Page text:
A Conservative government would bring in a two-year freeze on English council tax bills, George Osborne has pledged.
The shadow chancellor told the party's conference in Birmingham it would be paid for by cutting spending on government consultants and advertising.
Central government cannot force bills to be frozen - but any council which limits spending rises to 2.5% will get that amount from Whitehall, he said.
Mr Osborne said the move would save the average Band D household £210.
He said he expected all English councils to want to take part and estimated that it would cost £500m in the first year and £1bn in the second.
'Cupboard is bare'
Mr Osborne, who received a standing ovation for his keynote speech, told the party faithful his aspiration was to cut taxes.
But he said that Gordon Brown's "age of irresponsibility" meant that "the cupboard is bare" and the country could not afford upfront tax cuts.
However, Mr Osborne said that his ambition was that a Cameron government would leave office with taxes lower than when it came in.
The credit has dried up, the engines of the economy have stalled, the party is over
George Osborne Shadow chancellor
And he said that, while he could not cut taxes upfront, he wanted to bring in the freeze because "families facing the squeeze cannot afford tax rises".
The freeze would be paid for by cutting consultancy budgets by £270m in the first year and £770m in the second. Budgets for frontline services such as NHS, schools and police - and the Department for International Development - would not be cut.
The Central Office of Information budget would be cut by £230m in each of the two years.
In his speech he also said the City must bear its share of blame for the economic crisis.
He said a future Tory government would always support and encourage the financial sector - but he warned that it would not ask hard-working families to subsidise the failures of financial institutions.
He told Tory representatives in Birmingham: "I am not going to blame everything on the bankers alone. But nor am I going to excuse them of their responsibility, or allow them to think that things can carry on as before.
George Osborne's council tax pledge is a con - it could only be introduced if local councils make big cuts in public services
Yvette Cooper Chief Secretary to the Treasury
"I am not going to do what the left has done, and use the crisis as an excuse to abandon the free-market economy that has made our country more prosperous.
Mr Osborne accused the government of allowing consumers to rack up more than a trillion pounds of mortgages and credit card bills and households debts "without stopping to think what would happen if the credit dried up".
"We built an economy on the engines of finance and housing and government spending... now the credit has dried up, the engines of the economy have stalled, the party is over."
He said the country needed the "wholly different approach," outlined in a 40-page report entitled Reconstruction: Plan For A Strong Economy.
The document promises immediate help for people struggling with the credit crunch, such as a "fuel stabiliser", so fuel duty is cut when oil prices rise.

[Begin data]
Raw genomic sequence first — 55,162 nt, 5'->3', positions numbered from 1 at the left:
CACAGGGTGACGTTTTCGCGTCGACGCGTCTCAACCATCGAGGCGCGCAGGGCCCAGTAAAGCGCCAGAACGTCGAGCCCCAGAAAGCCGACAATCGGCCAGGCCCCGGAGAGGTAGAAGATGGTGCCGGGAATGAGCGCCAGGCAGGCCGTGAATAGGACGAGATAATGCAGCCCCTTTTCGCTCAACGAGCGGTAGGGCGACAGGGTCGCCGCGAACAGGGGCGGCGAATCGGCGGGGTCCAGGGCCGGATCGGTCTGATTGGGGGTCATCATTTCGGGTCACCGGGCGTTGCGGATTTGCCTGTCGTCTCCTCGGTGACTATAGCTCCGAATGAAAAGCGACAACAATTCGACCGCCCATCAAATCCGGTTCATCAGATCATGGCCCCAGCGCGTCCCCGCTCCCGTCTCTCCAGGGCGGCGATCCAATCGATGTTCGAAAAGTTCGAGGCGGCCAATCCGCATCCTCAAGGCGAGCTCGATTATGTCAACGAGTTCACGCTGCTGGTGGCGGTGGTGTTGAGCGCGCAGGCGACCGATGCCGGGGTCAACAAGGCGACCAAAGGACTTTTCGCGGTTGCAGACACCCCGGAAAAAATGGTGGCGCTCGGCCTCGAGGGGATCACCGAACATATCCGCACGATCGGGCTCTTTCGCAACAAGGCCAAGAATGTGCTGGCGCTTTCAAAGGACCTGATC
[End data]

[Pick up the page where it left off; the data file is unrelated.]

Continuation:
But it also sets out long-term reforms, such as giving the Bank of England the power to take over failing banks as an alternative to nationalisation, to "tackle bubbles before they emerge... and make sure that this mess never happens again," Mr Osborne said.
Chief Secretary to the Treasury Yvette Cooper said Mr Osborne "blew it" by not talking about what the Conservatives would do about Bradford & Bingley and global financial turbulence.
"We heard nothing about how they would deal with the greatest financial shock to hit the world for decades."
She added: "George Osborne's council tax pledge is a con - it could only be introduced if local councils make big cuts in public services."
Liberal Democrat Treasury spokesman Vince Cable said the Conservatives were simply "passing the buck to local councils".
"This false promise of freezing council tax will be entirely dependent on individual councils being able to cut their budgets, which is likely to leave the poorest areas with continuing council tax rises," he said.
The Conservatives are under pressure to seize back the initiative from Labour on the economy, after Gordon Brown's well-received speech at Labour's conference last week, in which he said it was "no time for a novice" to take over.
Mr Osborne sought to turn that attack back on the prime minister, saying that he should "start listening to the hard working people of this country".
And he added: "Well, Mr Brown, when it comes to leading and listening and understanding: you know I believe in apprenticeships. But this is no time for a novice."
Mr Osborne also hit back at the prime minister's claim the Tories lack economic experience.
"He says he's the candidate of experience. Well I think we've all had enough of the Gordon Brown experience," Mr Osborne told party activists.
This page is best viewed in an up-to-date web browser with style sheets (CSS) enabled. While you will be able to view the content of this page in your current browser, you will not be able to get the full visual experience. Please consider upgrading your browser software or enabling style sheets (CSS) if you are able to do so.